How do I avoid morn­ing tea junk food?

North Waikato News - - YOUR LOCAL NEWS -

Q: I’ve re­cently started on a health kick and have been try­ing to eat well. The prob­lem is, my­col­leagues keep bad­ger­ing me to eat junk food at our team morn­ing teas. Do you have any tips for how to deal with this? – Terri.

This is a chal­lenge that I have wit­nessed count­less times, so you’re def­i­nitely not alone. Firstly, please know that when some­one is up­set or both­ered by you choos­ing not to eat junk food, it tends to be about them, rather than you. Of­ten, it’s a re­sult of their own re­la­tion­ship with food. Or it might be due to a per­cep­tion that you are be­com­ing overly re­stric­tive or rigid in your food choices (whether that is a re­al­ity or not).

It is very easy to be in­flu­enced by oth­ers when it comes to what we eat. Some­times fear plays a role in this – fear of up­set­ting oth­ers by not eat­ing what they have pro­vided, fear of be­ing dif­fer­ent or sin­gled out, or fear of miss­ing out (on the food it­self or the so­cial as­pect).


The per­cep­tion that we might be seen as be­ing ‘‘dif­fi­cult’’ if we don’t con­sume the food that is pro­vided can also in­flu­ence what we eat. This can come from a beau­ti­ful place – es­sen­tially, try­ing to please oth­ers – but some­times we need to be firm and put our­selves first, to hon­our our own body and the com­mit­ment we’ve made to sup­port our health and vi­tal­ity.

Here are some help­ful tips: Bring a plate of some­thing that you’d like to eat – such as some vege sticks with hum­mus, a plat­ter of fresh fruit or some home­made bliss balls made from nuts and seeds and a few fresh dates. This way you can join in the morn­ing tea with your team. You’ll likely find that oth­ers will be happy to have some more nu­tri­tious op­tions, too. You don’t have to ex­plain your­self, but some­times it can help to let your col­leagues know that you have some per­sonal health goals that you have com­mit­ted to. Rigid­ity when it stems from fear (of food or weight gain, for ex­am­ple) does not serve our health in any way. Re­mem­ber that it’s what we do ev­ery­day that im­pacts on our health, not what we do some­times, so hav­ing some less nu­tri­tious food oc­ca­sion­ally while so­cial­is­ing and en­joy­ing the com­pany you are in can be part of a healthy and sus­tain­able lifestyle.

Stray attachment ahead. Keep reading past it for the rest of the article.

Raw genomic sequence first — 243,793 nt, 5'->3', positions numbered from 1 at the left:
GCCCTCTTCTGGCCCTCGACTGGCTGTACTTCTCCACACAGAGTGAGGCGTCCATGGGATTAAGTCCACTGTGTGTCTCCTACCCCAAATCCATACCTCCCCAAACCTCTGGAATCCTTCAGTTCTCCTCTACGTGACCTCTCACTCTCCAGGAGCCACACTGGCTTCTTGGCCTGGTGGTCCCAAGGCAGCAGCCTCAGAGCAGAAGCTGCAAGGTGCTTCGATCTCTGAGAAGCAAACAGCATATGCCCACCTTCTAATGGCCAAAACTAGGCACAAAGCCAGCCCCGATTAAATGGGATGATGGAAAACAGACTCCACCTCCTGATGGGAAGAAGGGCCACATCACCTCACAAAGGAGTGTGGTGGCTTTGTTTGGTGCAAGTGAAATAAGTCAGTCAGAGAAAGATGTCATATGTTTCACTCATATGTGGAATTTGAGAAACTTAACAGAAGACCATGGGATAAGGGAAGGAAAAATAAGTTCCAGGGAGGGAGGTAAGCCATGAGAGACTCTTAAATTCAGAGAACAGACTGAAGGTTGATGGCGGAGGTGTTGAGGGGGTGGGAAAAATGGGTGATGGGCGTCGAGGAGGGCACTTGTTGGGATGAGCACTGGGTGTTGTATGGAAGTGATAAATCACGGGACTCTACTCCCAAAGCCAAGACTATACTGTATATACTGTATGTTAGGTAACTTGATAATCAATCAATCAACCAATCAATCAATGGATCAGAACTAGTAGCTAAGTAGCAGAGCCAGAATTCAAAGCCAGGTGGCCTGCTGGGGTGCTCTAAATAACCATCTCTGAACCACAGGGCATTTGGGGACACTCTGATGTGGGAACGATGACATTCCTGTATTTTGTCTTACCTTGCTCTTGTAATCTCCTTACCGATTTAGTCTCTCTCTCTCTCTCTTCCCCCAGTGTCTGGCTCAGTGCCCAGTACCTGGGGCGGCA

Also re­mem­ber that there’s a huge dif­fer­ence be­tween one choco­late bis­cuit and eat­ing the whole packet, and it’s when we have an ‘‘all or noth­ing’’ men­tal­ity that we’re more likely to end up do­ing the lat­ter.

For your new way of eat­ing to be en­joy­able and sus­tain­able, it’s im­por­tant that you don’t feel de­prived or like you’re miss­ing out. So if you de­cide to have that one choco­late bis­cuit, en­joy it and don’t feel guilty. How­ever, if you don’t want to eat the foods that are avail­able at your morn­ing tea, or you’re just not hun­gry, that’s per­fectly OK too. Do what feels right for you.

Dr Libby is a nu­tri­tional bio­chemist, best-sell­ing au­thor and speaker. The ad­vice con­tained in this col­umn is not in­tended to be a sub­sti­tute for di­rect, per­son­alised ad­vice from a health pro­fes­sional. See Dr Libby live dur­ing her up­com­ing ‘WhatAmI Sup­posed To Eat?’ tour through­out New Zealand. For more in­for­ma­tion and to pur­chase tick­ets, visit dr­


Eat­ing less nu­tri­tious food oc­ca­sion­ally while so­cial­is­ing can be part of a healthy and sus­tain­able lifestyle.

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